Why You're Experiencing Shoulder Pain + How To Heal It

In order for your shoulder to function optimally, you need good thoracic (upper back) mobility. Too many people have poor upper thoracic mobility — tightness in area between your shoulder blades — due to spending many hours at the computer, poor posture, not being active enough, etc. This can lead to problems in shoulder joints, rotator cuff issues and bursitis

We all need good extension through our upper backs order to complete overhead movements without compromising shoulder joints. In order to improve your upper back mobility, here are a few exercises that can be done at home on a daily basis.

Foam Roller Extension

This will help improve your thoracic mobility into extension. If you're fortunate enough to have a foam roller at home or access to one in the gym, try this.

Sit comfortably with knees bent and bottom on the floor. Place foam roller below shoulder blades, hands behind head.

Keeping your bottom in contact with the floor, slowly breathe out and let your back gently extend over the foam roller. Hold for a count of 3-5 seconds and slowly rise back up to start position.

Repeat this twice and then gently roll the foam roller an inch further up the spine, repeating the extension movement twice. Keep inching the roller up the spine until you've reached the top of your shoulder blades.

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Side Lying Thoracic Opener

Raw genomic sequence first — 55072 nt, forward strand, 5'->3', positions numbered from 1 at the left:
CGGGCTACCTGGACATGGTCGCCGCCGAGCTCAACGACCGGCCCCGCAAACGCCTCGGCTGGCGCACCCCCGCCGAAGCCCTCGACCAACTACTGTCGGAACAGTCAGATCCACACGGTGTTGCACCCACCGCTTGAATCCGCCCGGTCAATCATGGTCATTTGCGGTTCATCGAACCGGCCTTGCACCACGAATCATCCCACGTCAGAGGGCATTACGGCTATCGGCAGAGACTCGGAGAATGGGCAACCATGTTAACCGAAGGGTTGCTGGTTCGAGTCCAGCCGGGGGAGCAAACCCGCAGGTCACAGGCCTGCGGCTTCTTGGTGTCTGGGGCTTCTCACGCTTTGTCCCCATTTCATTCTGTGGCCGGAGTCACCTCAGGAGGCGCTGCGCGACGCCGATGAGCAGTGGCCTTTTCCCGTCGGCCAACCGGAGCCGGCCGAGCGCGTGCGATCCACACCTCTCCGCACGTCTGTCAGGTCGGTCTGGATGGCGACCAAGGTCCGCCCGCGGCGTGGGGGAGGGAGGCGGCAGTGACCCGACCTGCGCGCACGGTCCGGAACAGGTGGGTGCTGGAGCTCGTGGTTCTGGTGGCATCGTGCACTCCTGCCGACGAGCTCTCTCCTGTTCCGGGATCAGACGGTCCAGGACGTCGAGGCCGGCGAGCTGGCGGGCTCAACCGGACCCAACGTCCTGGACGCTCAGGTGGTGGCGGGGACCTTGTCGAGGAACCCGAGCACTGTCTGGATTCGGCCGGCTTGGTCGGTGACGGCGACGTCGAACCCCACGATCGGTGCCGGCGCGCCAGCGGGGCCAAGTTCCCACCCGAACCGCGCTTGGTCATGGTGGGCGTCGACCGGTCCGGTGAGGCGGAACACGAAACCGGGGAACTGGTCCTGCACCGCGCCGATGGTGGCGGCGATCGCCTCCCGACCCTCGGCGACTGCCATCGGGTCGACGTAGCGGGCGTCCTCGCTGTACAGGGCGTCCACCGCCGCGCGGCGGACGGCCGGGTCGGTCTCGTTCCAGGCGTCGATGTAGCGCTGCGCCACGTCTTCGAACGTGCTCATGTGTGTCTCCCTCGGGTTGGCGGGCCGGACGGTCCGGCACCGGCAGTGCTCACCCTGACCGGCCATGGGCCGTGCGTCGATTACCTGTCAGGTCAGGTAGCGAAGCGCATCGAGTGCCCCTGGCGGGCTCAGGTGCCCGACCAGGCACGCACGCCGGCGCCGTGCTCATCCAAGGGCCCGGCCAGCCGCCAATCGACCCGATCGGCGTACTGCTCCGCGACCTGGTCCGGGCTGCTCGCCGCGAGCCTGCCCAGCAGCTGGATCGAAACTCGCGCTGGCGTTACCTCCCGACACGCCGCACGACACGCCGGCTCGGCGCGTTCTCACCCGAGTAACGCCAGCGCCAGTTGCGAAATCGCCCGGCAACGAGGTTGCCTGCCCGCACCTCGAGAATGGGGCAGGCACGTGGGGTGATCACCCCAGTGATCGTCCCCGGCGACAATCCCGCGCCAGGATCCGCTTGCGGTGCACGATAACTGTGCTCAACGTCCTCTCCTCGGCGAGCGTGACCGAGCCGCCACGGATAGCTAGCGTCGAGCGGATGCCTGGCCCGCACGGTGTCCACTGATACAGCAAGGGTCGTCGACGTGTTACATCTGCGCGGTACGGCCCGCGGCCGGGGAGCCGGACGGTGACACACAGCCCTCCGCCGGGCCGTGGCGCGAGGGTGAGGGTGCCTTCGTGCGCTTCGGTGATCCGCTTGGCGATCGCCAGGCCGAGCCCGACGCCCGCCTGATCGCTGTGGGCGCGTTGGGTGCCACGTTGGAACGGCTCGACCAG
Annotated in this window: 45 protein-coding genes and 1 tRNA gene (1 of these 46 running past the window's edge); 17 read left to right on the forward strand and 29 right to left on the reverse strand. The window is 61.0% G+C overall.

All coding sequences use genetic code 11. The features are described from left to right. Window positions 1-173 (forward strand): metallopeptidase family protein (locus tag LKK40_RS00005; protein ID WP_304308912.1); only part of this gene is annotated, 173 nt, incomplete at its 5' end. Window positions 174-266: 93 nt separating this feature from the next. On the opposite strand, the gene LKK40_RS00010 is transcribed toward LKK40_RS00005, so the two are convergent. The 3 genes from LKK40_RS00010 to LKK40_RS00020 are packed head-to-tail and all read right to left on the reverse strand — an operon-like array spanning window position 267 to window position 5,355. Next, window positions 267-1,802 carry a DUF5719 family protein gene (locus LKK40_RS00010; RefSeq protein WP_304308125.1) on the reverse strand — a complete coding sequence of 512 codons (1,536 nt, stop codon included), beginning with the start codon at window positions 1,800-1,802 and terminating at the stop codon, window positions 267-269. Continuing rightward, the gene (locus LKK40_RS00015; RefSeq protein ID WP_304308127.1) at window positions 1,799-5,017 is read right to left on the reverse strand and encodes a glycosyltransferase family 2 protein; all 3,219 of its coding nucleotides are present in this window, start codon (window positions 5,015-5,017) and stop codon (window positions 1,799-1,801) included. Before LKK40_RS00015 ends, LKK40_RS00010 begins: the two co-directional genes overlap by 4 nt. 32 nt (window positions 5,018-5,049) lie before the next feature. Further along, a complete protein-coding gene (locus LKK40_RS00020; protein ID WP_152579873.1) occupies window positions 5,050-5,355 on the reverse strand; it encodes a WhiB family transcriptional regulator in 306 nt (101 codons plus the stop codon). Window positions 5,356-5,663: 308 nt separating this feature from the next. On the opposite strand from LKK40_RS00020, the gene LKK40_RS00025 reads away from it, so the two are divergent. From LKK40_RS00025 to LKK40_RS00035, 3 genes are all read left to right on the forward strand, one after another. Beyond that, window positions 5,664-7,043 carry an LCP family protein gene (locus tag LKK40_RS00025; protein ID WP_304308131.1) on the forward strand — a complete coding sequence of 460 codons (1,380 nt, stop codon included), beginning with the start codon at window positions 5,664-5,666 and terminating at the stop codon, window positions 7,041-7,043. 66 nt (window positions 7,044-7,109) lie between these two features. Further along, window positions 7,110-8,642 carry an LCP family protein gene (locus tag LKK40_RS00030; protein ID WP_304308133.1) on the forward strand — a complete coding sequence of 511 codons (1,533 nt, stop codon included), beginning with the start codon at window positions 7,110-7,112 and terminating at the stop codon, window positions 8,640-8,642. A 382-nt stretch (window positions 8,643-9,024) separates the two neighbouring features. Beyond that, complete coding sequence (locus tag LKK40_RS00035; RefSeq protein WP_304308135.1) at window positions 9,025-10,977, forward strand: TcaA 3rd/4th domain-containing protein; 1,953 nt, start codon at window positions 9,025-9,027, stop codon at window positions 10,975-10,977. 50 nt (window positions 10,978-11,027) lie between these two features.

This will help improve your thoracic mobility into rotation.

Lie on your side with your head supported and bend your knee to 90 degrees before resting it on a foam roller or firm pillow (this protects your lower back). Keep arms outstretched and hands stacked on top of each other.

Start to raise the top hand up and slowly bring it over to the other side of your body, letting your eyes follow that hand all the way, until you can't go further. Make sure your knee stays in contact with the foam roller/pillow and your resting shoulder in contact with the mat, otherwise you've gone too far.

Ensure you can still breathe comfortably and hold for 3-4 breaths, return hand to start position and repeat. Do this 10 times on each side. You'll find that by the last few reps, you'll be able to reach further than the start.

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Thoracic Rotation

Only attempt this if you have relatively good shoulder and core strength. This is a good follow on exercise for pain free shoulders that require strength building.

In a standard plank position, make sure your hands are inline with shoulders. Spine (including neck) should be neutral and bum tucked under to engage the glutes, feet just wider than shoulder width apart.

Gently push one hand into the floor, keeping the body aligned and raise the other hand off to rotate around and reach up to the ceiling. Shoulders should be stacked (wrist, shoulder, opposite shoulder and opposite wrist all in one line) and no sagging at the hips.

Your eyes should follow the moving hand at all times. Return to start position and rotate with the opposite arm. Repeat 5-10 times on each side.

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